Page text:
the methods for proving consistency to include some constructive methods which
go beyond finitism, though not necessarily all of them. From such consistency
proofs, we can obtain an __interpretation__ of the original unrestricted
proof, telling us what it means constructively. In this direction are Gentzen's
consistency proof for Peano arithmetic, obtained by adding to purely finitist
methods the principle of transfinite induction on a certain simple
well-ordering of the positive integers, and Gödel's consistency proof for the
same system, obtained by adding to finitist methods the principle of defining
functions of functions of … of functions of positive integers by means of
simple induction. Bernays discusses both the first and second directions in
many of his later papers.

The third direction is to abandon both
constructivism and the formalistic attitude towards ordinary mathematics and to
take the latter at face-value as a meaningful theory of mathematical objects
and seek simply to find the right axioms for it. Of course, in view of Gödel's theorems–and, indeed, so long as we
wish to retain Cantor's theory of transfinite numbers–we will never find `all'
the axioms: no axiom system will ever be complete, and new axioms will always
suggest themselves to us. Much of Bernays' later technical work, for example his papers and book on axiomatic
set theory and his paper on reflection principles in set theory, are concerned
with this direction, as is his paper on the so-called `Skolem paradox'.

All three of these approaches to foundations
of mathematics are being actively developed still today. The actual development
of constructive mathematics in recent times has been less in the intuitionistic
style of L.E.J. Brouwer than in that of Errett Bishop; but the underlying
philosophy is the same. A philosophical argument for constructive mathematics
has been attempted in recent years by Michael Dummett and, following him, by
Dag Prawitz, and, most recently, by Neil Tennant, based on a particular theory
of meaning. As for the second approach, the general outlines of possible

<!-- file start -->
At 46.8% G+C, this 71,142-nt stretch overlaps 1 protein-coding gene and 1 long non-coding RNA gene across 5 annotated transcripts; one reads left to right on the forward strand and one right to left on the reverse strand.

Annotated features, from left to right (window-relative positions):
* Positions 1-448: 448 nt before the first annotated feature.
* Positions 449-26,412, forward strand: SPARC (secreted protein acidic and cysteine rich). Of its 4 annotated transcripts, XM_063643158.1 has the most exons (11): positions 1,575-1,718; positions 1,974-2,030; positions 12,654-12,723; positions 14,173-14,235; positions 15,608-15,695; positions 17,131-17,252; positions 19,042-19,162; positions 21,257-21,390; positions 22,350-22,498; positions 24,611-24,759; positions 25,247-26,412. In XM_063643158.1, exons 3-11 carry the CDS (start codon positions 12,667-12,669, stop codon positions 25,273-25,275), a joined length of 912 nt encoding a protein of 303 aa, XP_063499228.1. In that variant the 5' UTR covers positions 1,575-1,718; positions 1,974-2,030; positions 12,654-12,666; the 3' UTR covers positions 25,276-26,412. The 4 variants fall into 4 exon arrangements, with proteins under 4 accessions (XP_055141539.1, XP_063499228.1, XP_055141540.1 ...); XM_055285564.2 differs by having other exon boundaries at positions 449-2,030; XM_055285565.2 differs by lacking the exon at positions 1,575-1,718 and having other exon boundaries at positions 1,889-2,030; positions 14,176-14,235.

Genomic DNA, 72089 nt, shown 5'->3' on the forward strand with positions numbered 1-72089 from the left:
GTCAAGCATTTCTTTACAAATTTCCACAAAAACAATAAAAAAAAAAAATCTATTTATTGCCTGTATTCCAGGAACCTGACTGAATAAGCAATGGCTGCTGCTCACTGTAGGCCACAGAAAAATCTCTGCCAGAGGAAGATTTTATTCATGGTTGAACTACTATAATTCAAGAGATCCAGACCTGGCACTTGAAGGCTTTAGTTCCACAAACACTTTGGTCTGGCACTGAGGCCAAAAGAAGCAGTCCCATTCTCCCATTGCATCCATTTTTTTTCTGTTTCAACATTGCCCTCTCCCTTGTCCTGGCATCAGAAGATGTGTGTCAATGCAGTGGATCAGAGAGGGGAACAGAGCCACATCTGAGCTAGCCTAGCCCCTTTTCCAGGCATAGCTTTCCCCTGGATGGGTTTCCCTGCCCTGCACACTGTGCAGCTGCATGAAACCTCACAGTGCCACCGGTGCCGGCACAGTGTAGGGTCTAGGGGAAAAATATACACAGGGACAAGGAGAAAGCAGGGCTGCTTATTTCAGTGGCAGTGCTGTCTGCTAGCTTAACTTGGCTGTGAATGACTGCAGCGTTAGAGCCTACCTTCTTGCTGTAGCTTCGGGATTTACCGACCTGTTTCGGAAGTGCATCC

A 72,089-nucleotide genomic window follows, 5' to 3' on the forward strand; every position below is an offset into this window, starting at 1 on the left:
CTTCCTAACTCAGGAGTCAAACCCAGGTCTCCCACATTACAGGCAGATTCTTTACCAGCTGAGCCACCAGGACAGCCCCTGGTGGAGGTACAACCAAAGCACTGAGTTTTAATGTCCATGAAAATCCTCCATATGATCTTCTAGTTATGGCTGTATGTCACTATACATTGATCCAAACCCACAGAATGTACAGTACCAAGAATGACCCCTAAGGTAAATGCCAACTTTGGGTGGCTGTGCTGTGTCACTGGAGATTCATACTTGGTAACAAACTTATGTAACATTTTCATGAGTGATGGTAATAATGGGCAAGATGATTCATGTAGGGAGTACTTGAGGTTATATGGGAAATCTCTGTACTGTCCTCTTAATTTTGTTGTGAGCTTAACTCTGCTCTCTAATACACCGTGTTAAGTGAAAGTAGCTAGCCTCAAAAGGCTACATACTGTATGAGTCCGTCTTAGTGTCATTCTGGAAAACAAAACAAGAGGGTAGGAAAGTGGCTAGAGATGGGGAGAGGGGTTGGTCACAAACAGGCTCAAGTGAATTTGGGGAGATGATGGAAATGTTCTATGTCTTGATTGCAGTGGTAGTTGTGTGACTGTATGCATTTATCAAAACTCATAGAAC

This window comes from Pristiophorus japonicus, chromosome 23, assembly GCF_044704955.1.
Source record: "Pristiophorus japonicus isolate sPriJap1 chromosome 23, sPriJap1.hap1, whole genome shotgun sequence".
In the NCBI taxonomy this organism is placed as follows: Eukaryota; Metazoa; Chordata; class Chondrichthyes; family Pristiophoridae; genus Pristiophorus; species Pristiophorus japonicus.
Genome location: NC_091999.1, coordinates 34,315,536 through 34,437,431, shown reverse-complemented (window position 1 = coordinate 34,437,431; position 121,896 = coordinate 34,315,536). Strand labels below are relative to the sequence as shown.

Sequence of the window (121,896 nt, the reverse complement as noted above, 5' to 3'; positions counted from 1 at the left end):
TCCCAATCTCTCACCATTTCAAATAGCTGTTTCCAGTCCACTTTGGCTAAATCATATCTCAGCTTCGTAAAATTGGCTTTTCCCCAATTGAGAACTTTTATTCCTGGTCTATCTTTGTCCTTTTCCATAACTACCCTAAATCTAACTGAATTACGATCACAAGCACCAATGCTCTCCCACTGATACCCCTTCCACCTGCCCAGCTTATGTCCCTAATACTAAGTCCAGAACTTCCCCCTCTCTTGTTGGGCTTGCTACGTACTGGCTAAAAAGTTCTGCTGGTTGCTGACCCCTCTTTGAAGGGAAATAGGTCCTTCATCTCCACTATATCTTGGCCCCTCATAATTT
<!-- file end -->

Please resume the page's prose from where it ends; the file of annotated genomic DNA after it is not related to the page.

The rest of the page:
extensions of Hilbert's program, obtained by weakening the requirement of
finitism, were laid out by Bernays and, especially, Gödel (1938a). On the
technical side, after some success, it looked as though there was an insuperable
barrier to obtaining constructive consistency proof for formal systems of any
substantial logical complexity. In the last few years, there have been
substantial advances which hold promise that this barrier can be circumvented;
though that still remains to be seen. On the philosophical side, what remains
at issue is the epistemological question of the gain obtained by constructive
consistency proofs. But, aside from the general arguments for constructive
mathematics already cited, the discussion of this question, which rather
concerns restricted constructive methods (transfinite induction on certain
well-orderings, functions of higher type, etc.). although lively, tends at the
moment to be either at a sophisticated mathematical level or at the level of
rather informal discussion. Surprisingly, there is also – at the mathematical
level - a growing connection to the third approach (through the appeal to large
cardinal axioms for the motivation of strong systems of constructive notation
systems used in consistency proofs).
The third approach has been, both technically and philosophically, the
most lively. On the technical side there has been an intensive investigation of
new axioms for set theory and, on the philosophical side, extensive debate
about the kind of grounds upon which such axioms might be accepted.

From the point of view of on-going
research in philosophy of mathematics, which we just briefly described,
Bernays' philosophical papers are entirely contemporary, holding insights that
are still relevant to today's issues and debates. For this reason alone, a
volume of these essays, translated into the lingua franca of the debates would
be a most important contribution. But, along with the purely philosophical
importance of the essays, they are also of considerable historical interest.
There is a waxing interest in the history of logic and foundations of
mathematics from the late nineteenth century. The old labels __logicism__, __formalism__,
__intuitionism__ and __Platonism__ are now seen to be entirely too crude
to tell even a minimally adequate story of the various programs and trends,
even just those arising from the work of Frege, Russell, Hilbert and Bernays,
Brouwer, and Weyl. A finer grained story must not only begin earlier (no later
than the first decade of the nineteenth century), but must recognize some
variation and evolution in the positions so labeled, themselves. There have
already appeared a number of works which help to serve this renewed historical
interest with English translations of important documents–for example, the
three volumes of Kurt Gödel's __Collected Works__, William Ewald's
two-volume collection of papers __From Kant to Hilbert: A Source Book in the
Foundations of Mathematics__ (especially the second volume), and Paolo
Mancosu's collection __From Brouwer to Hilbert__. The latter work contains
four of the papers that we will include in the proposed volume; however, they
are concerned only with the Hilbert program. A volume of Bernays' papers, all
collected together, would be, in itself, a reflection on that history from 1917
into the 1970's through the eyes of one of the great philosophers of the
century.